A glimpse into the unseen creative studios of Hackney, East London from Creative Boom by Emily Gosling

A beautiful new photo-book lifts the lid (or creaky door) to a number of studios in Hackney, east London, presenting a fascinating insight into the lives of these creative types for all those voyeurs who prefer to be carefully ensconced behind their coffee tables.

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More: http://www.creativeboom.com/inspiration/a-glimpse-into-the-unseen-creative-studios-of-hackney-east-london/

The Beautiful Wonders of Persian Architecture from 5 Cities in Iran from Arch20

Medieval Iran has witnessed the emergence of some of the most beautiful wonders of Islamic art and architecture. These wonders mostly emerged during the Safavid dynasty, when Isfahan was the capital city of Persia. The Persian architecture from the 1500s to the 1800s, known as the early modern period, featured quite distinct architecture elements like the pointed arches, the sculptural stalactites, known as ‘Muqarnas’, and the bulbous domes with floral decorations. The polychrome tiles of blue, gold, turquoise, and white cover the interiors of mosques and palaces, in the forms of complicated floral and geometric patterns as well as the Arabic calligraphy quoting verses from the Quran.
The marvellous architecture that rose in the time remains up to this day a sight to behold. It transcends you to the heavens with its otherworldly charm. So, let’s take a look at those images by photographers who managed to capture the essence of this quite unique charm.

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More: http://www.arch2o.com/beautiful-wonders-persian-architecture-5-cities-iran/

These Intricate, Hand Built Suits of Armor Are Fit for a Cat from MAKE

Jeff De Boer’s prowess with metal should come as no surprise. The son of a tinsmith, Jeff’s early artistic talent and access to metalworking tools led him to build a suit of armour in high school with the intention of wearing it to graduation.

Today, the Calgary-based artist is best known for a series of cat and mouse armour he began in college nearly 30 years ago and has continued to expand and refine.

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More: http://makezine.com/2017/03/24/cat-and-mouse-armor/

The Evolution of Chromatic Type by JAMIE CLARKE from ilovetypography.com

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Colour fonts or chromatic type are not new. The first production types appeared in the 1840s,1 reaching a peak of precision and complexity a few decades later as efficiencies in printing enabled greater creative freedom. In 1874 William H. Page of Greeneville, Connecticut, published his 100-page Specimens of Chromatic Type & Borders2 that still has the power to mesmerise designers today.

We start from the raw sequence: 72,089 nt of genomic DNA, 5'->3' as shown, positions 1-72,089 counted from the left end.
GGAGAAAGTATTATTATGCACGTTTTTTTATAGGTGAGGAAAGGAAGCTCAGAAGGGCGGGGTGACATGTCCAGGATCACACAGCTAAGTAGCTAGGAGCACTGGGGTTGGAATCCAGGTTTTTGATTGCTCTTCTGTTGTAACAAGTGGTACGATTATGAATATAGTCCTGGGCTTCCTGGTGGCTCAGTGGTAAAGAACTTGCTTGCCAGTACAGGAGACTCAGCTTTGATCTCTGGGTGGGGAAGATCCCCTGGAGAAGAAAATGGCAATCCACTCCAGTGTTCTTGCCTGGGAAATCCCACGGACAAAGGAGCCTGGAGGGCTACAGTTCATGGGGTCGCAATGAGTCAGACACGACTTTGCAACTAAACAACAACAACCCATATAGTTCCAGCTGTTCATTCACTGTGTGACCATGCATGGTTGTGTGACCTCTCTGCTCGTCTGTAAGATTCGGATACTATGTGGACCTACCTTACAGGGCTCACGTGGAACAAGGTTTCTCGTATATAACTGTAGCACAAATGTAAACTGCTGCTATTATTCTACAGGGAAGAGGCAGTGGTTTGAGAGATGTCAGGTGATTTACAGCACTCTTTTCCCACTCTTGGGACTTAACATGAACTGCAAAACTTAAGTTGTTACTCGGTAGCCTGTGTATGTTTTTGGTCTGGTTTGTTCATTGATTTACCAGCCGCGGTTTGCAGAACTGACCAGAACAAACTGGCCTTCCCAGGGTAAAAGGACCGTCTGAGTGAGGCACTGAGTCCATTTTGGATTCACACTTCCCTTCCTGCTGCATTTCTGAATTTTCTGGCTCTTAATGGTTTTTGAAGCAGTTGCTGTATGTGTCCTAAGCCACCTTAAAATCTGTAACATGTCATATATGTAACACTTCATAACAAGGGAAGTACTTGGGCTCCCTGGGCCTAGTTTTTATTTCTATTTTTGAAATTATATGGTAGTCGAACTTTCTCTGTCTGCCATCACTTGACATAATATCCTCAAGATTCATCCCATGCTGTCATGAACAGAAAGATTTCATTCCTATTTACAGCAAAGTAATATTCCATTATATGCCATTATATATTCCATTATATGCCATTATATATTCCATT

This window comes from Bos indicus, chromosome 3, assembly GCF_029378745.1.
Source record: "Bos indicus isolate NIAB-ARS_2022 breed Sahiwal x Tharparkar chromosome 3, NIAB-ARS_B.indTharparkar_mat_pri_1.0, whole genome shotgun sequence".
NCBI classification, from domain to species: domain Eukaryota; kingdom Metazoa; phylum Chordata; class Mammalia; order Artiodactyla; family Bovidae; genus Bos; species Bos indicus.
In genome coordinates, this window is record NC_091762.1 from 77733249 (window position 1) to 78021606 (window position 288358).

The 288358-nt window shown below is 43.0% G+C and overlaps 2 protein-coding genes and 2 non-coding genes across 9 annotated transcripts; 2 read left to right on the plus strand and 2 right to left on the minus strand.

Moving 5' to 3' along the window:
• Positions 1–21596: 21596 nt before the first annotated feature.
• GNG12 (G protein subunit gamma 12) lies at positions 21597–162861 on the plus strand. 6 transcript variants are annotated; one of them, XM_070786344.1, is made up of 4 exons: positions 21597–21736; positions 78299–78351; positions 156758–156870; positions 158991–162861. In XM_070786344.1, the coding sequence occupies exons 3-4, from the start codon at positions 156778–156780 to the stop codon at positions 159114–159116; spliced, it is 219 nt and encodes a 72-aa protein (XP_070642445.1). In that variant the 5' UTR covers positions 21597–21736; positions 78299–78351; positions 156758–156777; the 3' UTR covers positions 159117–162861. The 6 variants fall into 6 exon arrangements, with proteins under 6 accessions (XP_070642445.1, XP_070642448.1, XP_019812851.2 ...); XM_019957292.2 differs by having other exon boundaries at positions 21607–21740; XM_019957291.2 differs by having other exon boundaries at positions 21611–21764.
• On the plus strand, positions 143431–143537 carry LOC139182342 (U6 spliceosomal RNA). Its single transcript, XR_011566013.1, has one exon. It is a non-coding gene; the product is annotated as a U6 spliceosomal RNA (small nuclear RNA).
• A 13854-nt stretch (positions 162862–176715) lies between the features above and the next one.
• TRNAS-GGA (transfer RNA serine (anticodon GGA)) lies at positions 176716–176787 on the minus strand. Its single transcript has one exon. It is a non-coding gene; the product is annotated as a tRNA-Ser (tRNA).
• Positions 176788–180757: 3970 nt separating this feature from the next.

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More: http://ilovetypography.com/2017/04/03/the-evolution-of-chromatic-fonts/

Stunning Miniatures by Joshua Smith from Fubiz

Joshua Smith creates marvelous urban miniatures very detailed. His works also include graffiti, posters, even street signals and the texture of ruined building. These artworks are an hommage to neglected buildings and abandoned areas in the city. More artist’s works here.

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More: http://www.fubiz.net/en/2017/04/03/stunning-miniatures-by-joshua-smith-2/

An artist is pasting images of paintings from museums on Indian street corners from Scroll.In

Julien de Casabianca ‘rescues’ the subjects of famous paintings from their frames and takes them for outings in the city.

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When French and Corsican visual artist Julien de Casabianca visited The Louvre, a museum filled with the work of universally revered artists like Leonardo da Vinci, Caravaggio and Rembrandt, he was inspired by an obscure painting featuring a beautiful young female prisoner. “I had a Prince Charming compulsion to liberate her from the castle,” he confessed.

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While the urge to swoop in and save the damsel was a primitive one, de Casabianca’s idea of rescue was unusual – he photographed the painting, printed an enlarged copy of it and pasted it on an old and decrepit wall in Paris.

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Romancing the Tome: Love in Illustrated Persian Manuscripts by Sâqib Bâburî From the British Library Blog

For anyone inspired by celebrations of St Valentine’s day, Persian literature has much to offer. Whether it be platonic adoration, romantic affection, or star-crossed disappointment, Persian poetry, in particular, has something to say about it. With a written tradition stretching over a millennium, much of it still preserved in manuscripts; we explore here a few select examples of epic and romantic compositions from the British Library’s growing collection of digitised Persian manuscripts available online to observe wonderful and alternative responses to love, physical and spiritual.

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More: http://blogs.bl.uk/asian-and-african/2017/02/romancing-the-tome-love-in-illustrated-persian-manuscripts.html?utm_source=feedburner&utm_medium=email&utm_campaign=Feed%3A+asian-and-african+%28Asia+and+Africa%29

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